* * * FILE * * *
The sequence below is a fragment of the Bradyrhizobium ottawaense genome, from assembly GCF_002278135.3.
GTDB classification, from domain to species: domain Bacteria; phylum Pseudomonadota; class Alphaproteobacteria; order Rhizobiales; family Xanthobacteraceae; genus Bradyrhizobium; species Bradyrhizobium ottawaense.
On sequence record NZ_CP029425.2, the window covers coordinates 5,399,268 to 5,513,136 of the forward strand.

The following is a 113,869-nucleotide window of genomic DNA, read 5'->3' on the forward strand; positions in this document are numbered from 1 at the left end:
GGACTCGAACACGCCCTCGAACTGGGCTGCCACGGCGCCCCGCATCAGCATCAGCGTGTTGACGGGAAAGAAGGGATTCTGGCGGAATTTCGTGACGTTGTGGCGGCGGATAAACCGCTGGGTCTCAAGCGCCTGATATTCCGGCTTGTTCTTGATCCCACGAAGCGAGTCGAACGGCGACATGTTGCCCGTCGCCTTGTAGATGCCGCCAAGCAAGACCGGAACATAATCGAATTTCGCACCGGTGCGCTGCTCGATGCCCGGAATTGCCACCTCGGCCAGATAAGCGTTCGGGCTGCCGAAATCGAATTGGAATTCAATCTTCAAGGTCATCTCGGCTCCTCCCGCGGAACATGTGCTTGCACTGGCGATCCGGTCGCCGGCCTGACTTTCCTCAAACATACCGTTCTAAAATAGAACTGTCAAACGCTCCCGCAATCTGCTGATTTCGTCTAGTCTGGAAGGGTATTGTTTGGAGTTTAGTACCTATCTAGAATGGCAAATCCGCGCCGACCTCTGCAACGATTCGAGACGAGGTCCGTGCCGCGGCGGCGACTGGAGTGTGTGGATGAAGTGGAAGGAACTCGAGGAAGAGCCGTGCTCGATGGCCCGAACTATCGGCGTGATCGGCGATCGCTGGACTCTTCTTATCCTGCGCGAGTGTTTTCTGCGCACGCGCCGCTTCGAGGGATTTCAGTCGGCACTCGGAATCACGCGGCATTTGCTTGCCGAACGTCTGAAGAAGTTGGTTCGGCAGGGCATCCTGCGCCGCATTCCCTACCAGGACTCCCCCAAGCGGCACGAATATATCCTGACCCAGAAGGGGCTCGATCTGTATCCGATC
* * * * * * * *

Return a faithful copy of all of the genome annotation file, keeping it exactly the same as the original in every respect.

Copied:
The sequence below is a fragment of the Bradyrhizobium ottawaense genome, from assembly GCF_002278135.3.
GTDB classification, from domain to species: domain Bacteria; phylum Pseudomonadota; class Alphaproteobacteria; order Rhizobiales; family Xanthobacteraceae; genus Bradyrhizobium; species Bradyrhizobium ottawaense.
On sequence record NZ_CP029425.2, the window covers coordinates 5,399,268 to 5,513,136 of the forward strand.

The following is a 113,869-nucleotide window of genomic DNA, read 5'->3' on the forward strand; positions in this document are numbered from 1 at the left end:
GGACTCGAACACGCCCTCGAACTGGGCTGCCACGGCGCCCCGCATCAGCATCAGCGTGTTGACGGGAAAGAAGGGATTCTGGCGGAATTTCGTGACGTTGTGGCGGCGGATAAACCGCTGGGTCTCAAGCGCCTGATATTCCGGCTTGTTCTTGATCCCACGAAGCGAGTCGAACGGCGACATGTTGCCCGTCGCCTTGTAGATGCCGCCAAGCAAGACCGGAACATAATCGAATTTCGCACCGGTGCGCTGCTCGATGCCCGGAATTGCCACCTCGGCCAGATAAGCGTTCGGGCTGCCGAAATCGAATTGGAATTCAATCTTCAAGGTCATCTCGGCTCCTCCCGCGGAACATGTGCTTGCACTGGCGATCCGGTCGCCGGCCTGACTTTCCTCAAACATACCGTTCTAAAATAGAACTGTCAAACGCTCCCGCAATCTGCTGATTTCGTCTAGTCTGGAAGGGTATTGTTTGGAGTTTAGTACCTATCTAGAATGGCAAATCCGCGCCGACCTCTGCAACGATTCGAGACGAGGTCCGTGCCGCGGCGGCGACTGGAGTGTGTGGATGAAGTGGAAGGAACTCGAGGAAGAGCCGTGCTCGATGGCCCGAACTATCGGCGTGATCGGCGATCGCTGGACTCTTCTTATCCTGCGCGAGTGTTTTCTGCGCACGCGCCGCTTCGAGGGATTTCAGTCGGCACTCGGAATCACGCGGCATTTGCTTGCCGAACGTCTGAAGAAGTTGGTTCGGCAGGGCATCCTGCGCCGCATTCCCTACCAGGACTCCCCCAAGCGGCACGAATATATCCTGACCCAGAAGGGGCTCGATCTGTATCCGATC